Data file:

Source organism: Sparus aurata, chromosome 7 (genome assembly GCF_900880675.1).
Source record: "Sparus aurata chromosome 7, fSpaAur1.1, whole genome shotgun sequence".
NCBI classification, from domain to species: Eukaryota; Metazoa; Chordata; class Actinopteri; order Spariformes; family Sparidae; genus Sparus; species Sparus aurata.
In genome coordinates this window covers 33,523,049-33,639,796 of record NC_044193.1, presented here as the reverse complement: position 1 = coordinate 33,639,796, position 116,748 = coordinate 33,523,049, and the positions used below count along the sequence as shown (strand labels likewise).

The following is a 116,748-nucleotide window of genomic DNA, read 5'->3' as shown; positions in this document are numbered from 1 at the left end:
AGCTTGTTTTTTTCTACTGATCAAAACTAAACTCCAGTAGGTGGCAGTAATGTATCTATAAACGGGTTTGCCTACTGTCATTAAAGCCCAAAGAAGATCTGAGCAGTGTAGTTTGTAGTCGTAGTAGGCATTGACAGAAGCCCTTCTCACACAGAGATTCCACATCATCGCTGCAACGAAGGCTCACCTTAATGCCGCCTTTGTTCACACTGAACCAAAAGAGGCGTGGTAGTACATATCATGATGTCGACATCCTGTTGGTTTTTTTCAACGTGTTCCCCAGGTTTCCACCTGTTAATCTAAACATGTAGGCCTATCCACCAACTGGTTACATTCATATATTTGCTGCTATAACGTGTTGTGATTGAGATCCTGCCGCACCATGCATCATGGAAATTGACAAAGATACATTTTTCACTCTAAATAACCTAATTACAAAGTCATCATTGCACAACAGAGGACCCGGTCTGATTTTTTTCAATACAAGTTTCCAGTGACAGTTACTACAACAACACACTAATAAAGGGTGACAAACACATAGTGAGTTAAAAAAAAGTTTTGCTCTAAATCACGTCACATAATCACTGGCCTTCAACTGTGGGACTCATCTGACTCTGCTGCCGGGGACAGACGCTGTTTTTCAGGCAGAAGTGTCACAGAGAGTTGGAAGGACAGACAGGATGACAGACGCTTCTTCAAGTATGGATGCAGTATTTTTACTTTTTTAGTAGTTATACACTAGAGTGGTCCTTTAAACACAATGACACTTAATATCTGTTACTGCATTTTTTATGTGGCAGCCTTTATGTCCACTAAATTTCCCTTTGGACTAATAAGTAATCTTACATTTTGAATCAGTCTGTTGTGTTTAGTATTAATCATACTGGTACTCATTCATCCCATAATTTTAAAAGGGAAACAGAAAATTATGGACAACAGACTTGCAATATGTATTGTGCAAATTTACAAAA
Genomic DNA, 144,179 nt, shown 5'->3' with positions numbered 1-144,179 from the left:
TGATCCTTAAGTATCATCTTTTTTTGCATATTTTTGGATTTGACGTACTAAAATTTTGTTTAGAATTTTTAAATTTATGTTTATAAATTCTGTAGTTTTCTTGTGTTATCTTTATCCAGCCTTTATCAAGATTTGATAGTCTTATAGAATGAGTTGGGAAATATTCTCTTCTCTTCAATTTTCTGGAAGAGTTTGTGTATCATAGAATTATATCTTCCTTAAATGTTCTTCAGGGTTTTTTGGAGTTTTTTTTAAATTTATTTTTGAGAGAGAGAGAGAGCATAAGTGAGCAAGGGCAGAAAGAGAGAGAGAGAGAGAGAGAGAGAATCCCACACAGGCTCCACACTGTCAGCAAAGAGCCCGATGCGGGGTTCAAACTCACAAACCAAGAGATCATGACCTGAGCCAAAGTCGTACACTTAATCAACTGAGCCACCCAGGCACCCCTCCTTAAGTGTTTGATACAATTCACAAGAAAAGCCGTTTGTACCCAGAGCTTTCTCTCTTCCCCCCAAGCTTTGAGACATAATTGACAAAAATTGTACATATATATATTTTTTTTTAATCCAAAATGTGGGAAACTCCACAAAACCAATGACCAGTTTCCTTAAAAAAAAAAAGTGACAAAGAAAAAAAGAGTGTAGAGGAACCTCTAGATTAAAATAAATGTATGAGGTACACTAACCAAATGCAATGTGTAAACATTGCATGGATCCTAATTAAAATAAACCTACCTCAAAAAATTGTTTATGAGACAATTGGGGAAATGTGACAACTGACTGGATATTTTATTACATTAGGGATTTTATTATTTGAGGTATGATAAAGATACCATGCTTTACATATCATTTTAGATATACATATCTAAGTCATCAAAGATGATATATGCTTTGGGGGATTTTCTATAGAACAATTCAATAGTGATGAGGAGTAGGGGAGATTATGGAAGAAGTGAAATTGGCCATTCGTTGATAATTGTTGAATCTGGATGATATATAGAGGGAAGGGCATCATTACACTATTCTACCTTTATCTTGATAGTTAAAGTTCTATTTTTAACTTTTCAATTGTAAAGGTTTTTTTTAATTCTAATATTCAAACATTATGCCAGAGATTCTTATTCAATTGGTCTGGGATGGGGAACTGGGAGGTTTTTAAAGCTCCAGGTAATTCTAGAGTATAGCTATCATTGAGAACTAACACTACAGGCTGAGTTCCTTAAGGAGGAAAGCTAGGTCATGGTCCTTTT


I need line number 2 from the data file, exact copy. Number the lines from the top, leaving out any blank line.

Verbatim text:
Source record: "Sparus aurata chromosome 7, fSpaAur1.1, whole genome shotgun sequence".